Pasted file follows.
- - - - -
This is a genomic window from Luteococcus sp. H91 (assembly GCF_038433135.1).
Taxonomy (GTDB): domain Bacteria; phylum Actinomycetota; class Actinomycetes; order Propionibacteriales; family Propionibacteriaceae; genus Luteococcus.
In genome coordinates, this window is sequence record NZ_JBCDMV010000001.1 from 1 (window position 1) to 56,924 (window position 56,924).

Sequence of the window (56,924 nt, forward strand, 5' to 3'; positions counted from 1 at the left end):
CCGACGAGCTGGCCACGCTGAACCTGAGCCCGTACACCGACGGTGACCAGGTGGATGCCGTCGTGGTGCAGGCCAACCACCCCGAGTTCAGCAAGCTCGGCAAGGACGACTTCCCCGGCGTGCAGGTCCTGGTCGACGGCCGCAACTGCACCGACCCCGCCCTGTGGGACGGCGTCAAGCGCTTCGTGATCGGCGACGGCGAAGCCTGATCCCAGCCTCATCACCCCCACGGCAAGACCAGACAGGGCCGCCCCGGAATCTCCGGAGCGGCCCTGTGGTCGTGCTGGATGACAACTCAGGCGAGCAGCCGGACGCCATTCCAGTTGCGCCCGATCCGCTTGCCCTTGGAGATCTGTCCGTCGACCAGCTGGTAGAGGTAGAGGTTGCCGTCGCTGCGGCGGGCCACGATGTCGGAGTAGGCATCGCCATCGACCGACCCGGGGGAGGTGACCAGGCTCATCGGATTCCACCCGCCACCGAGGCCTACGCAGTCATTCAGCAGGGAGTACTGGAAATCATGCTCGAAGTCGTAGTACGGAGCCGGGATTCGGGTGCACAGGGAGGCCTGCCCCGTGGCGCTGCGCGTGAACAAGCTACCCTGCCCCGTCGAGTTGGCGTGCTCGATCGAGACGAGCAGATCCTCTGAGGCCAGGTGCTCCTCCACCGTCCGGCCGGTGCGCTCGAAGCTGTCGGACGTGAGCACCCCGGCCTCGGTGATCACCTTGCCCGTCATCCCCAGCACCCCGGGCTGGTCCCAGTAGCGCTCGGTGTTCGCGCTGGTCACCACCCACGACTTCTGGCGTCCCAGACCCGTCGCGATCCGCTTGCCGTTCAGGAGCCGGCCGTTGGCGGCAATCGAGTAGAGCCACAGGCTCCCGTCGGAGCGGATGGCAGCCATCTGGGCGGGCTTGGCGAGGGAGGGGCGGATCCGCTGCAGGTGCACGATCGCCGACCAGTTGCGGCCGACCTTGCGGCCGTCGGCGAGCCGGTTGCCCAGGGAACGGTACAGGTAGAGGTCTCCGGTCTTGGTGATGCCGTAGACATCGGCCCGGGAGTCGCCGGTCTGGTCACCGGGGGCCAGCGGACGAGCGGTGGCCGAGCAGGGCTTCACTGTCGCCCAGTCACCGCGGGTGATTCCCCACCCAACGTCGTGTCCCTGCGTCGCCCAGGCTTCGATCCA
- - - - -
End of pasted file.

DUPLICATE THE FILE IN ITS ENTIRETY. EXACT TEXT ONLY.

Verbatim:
This is a genomic window from Luteococcus sp. H91 (assembly GCF_038433135.1).
Taxonomy (GTDB): domain Bacteria; phylum Actinomycetota; class Actinomycetes; order Propionibacteriales; family Propionibacteriaceae; genus Luteococcus.
In genome coordinates, this window is sequence record NZ_JBCDMV010000001.1 from 1 (window position 1) to 56,924 (window position 56,924).

Sequence of the window (56,924 nt, forward strand, 5' to 3'; positions counted from 1 at the left end):
CCGACGAGCTGGCCACGCTGAACCTGAGCCCGTACACCGACGGTGACCAGGTGGATGCCGTCGTGGTGCAGGCCAACCACCCCGAGTTCAGCAAGCTCGGCAAGGACGACTTCCCCGGCGTGCAGGTCCTGGTCGACGGCCGCAACTGCACCGACCCCGCCCTGTGGGACGGCGTCAAGCGCTTCGTGATCGGCGACGGCGAAGCCTGATCCCAGCCTCATCACCCCCACGGCAAGACCAGACAGGGCCGCCCCGGAATCTCCGGAGCGGCCCTGTGGTCGTGCTGGATGACAACTCAGGCGAGCAGCCGGACGCCATTCCAGTTGCGCCCGATCCGCTTGCCCTTGGAGATCTGTCCGTCGACCAGCTGGTAGAGGTAGAGGTTGCCGTCGCTGCGGCGGGCCACGATGTCGGAGTAGGCATCGCCATCGACCGACCCGGGGGAGGTGACCAGGCTCATCGGATTCCACCCGCCACCGAGGCCTACGCAGTCATTCAGCAGGGAGTACTGGAAATCATGCTCGAAGTCGTAGTACGGAGCCGGGATTCGGGTGCACAGGGAGGCCTGCCCCGTGGCGCTGCGCGTGAACAAGCTACCCTGCCCCGTCGAGTTGGCGTGCTCGATCGAGACGAGCAGATCCTCTGAGGCCAGGTGCTCCTCCACCGTCCGGCCGGTGCGCTCGAAGCTGTCGGACGTGAGCACCCCGGCCTCGGTGATCACCTTGCCCGTCATCCCCAGCACCCCGGGCTGGTCCCAGTAGCGCTCGGTGTTCGCGCTGGTCACCACCCACGACTTCTGGCGTCCCAGACCCGTCGCGATCCGCTTGCCGTTCAGGAGCCGGCCGTTGGCGGCAATCGAGTAGAGCCACAGGCTCCCGTCGGAGCGGATGGCAGCCATCTGGGCGGGCTTGGCGAGGGAGGGGCGGATCCGCTGCAGGTGCACGATCGCCGACCAGTTGCGGCCGACCTTGCGGCCGTCGGCGAGCCGGTTGCCCAGGGAACGGTACAGGTAGAGGTCTCCGGTCTTGGTGATGCCGTAGACATCGGCCCGGGAGTCGCCGGTCTGGTCACCGGGGGCCAGCGGACGAGCGGTGGCCGAGCAGGGCTTCACTGTCGCCCAGTCACCGCGGGTGATTCCCCACCCAACGTCGTGTCCCTGCGTCGCCCAGGCTTCGATCCA